"Suffering from a hopeless form of insanity." - Glamorgan County Lunatic Asylum.


I have been given an original copy of the 'Twenty-Fifth Annual Report of the Glamorgan County Lunatic Asylum, Bridgend – for the year 1889.' At the time of this report Angleton Asylum (now Glanrhyd) was known as the 'Old Asylum' with Parc Gwyllt being known as the 'New Asylum'.

The Glamorgan County Lunatic Asylum was an amalgamation of BOTH asylums. The old and new committees became a joined committee. 

The 57 paged books gives an incredible insight in to the lives of the patients and more so the staff of the Glamorgan County Lunatic Asylum with information regarding:

  • Visiting Committee and Officers
  • Visiting Committee's Report
  • Commissioners' Report
  • Medical Superintendent's Report
  • Chaplain's Report
  • Statistical Tables
  • Ordinary Diet Table 
  • Salaries and Wages
  • Contract Prices
  • Financial Accounts
  • Payments
  • Maintenance Accounts 
  • Work done in Workshops

In this post, I will be sharing some information and extracts from the Report. 

Staff of the Lunatic Asylum, c.1900.

Asylum Staff
(January 1889 - March 1890)

Non – Resident Staff

Thomas Taplin Lewis, Esq – Bridgend: Clerk to Visitors
Thomas George Smith, Esq – National Provincial Bank, Bridgend: Treasurer

Resident Staff

Henry T. Pringle, M.D., - Medical  Superintendent
Robert S. Stewart, M.D., D.P.H., Camb, - Senior Assistant Medical Officer 
David Finlay, M.D., - Second Assistant Medical Officer
John Marshall, M.B, and C.M., - Third Assistant Medical Officer
Rev. James Jones – Chaplain 
William Jenkins – Clerk
John H. Hill – Storekeeper
Annie Pitt – Housekeeper (Angelton) 
Sarah Hunt – Housekeeper (Parc Gwyllt)
William Davidson – Head Attendant 
Catharine Porter – do – (Angelton)
Cecilia David – do – (Parc Gwyllt) 


Staff of the Lunatic Asylum, c.1900.
























Interesting Extracts
(January 1889 - March 1890)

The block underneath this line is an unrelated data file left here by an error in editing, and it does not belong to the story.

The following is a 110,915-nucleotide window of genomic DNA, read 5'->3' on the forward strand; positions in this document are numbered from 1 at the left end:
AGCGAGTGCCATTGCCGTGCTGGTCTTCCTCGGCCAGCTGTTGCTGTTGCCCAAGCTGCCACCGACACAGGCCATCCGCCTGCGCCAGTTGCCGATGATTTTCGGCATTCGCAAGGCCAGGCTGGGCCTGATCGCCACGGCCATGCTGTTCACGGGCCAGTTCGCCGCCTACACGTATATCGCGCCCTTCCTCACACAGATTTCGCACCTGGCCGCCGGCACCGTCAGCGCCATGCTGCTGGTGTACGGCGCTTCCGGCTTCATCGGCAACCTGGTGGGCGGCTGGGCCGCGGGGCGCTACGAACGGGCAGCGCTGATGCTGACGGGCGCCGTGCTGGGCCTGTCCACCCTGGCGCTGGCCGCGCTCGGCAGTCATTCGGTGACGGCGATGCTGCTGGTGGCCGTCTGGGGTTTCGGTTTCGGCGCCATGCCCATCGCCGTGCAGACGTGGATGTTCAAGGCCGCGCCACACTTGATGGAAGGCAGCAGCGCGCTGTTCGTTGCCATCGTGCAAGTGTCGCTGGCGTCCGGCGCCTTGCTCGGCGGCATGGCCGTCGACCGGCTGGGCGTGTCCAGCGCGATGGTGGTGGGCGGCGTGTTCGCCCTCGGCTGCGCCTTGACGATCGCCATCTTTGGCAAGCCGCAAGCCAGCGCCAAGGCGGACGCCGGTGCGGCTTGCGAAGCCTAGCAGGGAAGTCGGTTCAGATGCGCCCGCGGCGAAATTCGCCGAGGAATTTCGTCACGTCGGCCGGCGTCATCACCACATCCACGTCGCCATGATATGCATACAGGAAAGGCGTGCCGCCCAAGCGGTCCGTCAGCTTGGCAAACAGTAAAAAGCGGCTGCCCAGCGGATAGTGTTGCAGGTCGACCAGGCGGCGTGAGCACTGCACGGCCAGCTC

• The number of patients in the two Asylums has risen from 888 to 913.
  • The whole outside wood and iron work of Angelton Asylum has been cleaned and painted (at the cost of £366.)
  • Final arrangements have been made with Garw Water Company for supplying both Institutions with water after the 26th of August, 1890. 
  • Three  thousand trees will be planted along the Northern and Eastern Boundaries of the New Asylum (Parc Gwyllt)  
  • A new mortuary has been erected. The old one has been converted in to a meat store. 
  • Singing class is held every Tuesday evening (attendance being 40)
  • The Asylum Library has 400 books. 
  • The present cost of  maintenance is 7s. 11d. per head.


Staff of the Lunatic Asylum, c.1910.


















Medical and Mortality  


Two inquests have been held
One on the body of a gentleman who died of T.B accelerated by a wound in the neck which was self-inflicted before admission.
The second on a gentleman who died in a convulsive seizure occurring in the course of General Paralysis.

Casualties
Three casualties resulting in fractures of bones appear to have occurred and have resulted from falls.
A man cut his throat with a portion of an iron boot heel, worn sharp, but he recovered. (This was done while the man was in bed in an observation dormitory.


Seclusion
Two males on five occasions and for  20 ¾ hours
Three females on four occasions and for 17 hours.
One female during 73 hours has been mechanically restrained since the last visit. 

Deaths 
Males: 63
Females: 35

Funerals 
37 at the Angleton Cemetery
11 at the Parc Gwyllt Cemetery


"No fewer than 34 were suffering from that hopeless form of insanity, General Paralysis. Moreover, of the 34 cases of this sad disease, 19 were aliens and only 15 Welsh, which illustrates a well-known fact that Celtic races generally are much less liable to suffer from this malady that their Saxon neighbours. " - Henry T. Pringle, M.D.


"No man or woman capable of any intelligent thought and possessed of ordinary self-control would deliberately marry a weak-minded person or an epileptic; and yet many of the class that feeds our Asylums seem to be quite ignorant of the terrible consequences to their children of committing what ought almost to be regarded as a crime. " - Henry T. Pringle, M.D.


Staff of the Lunatic Asylum, c.1890.




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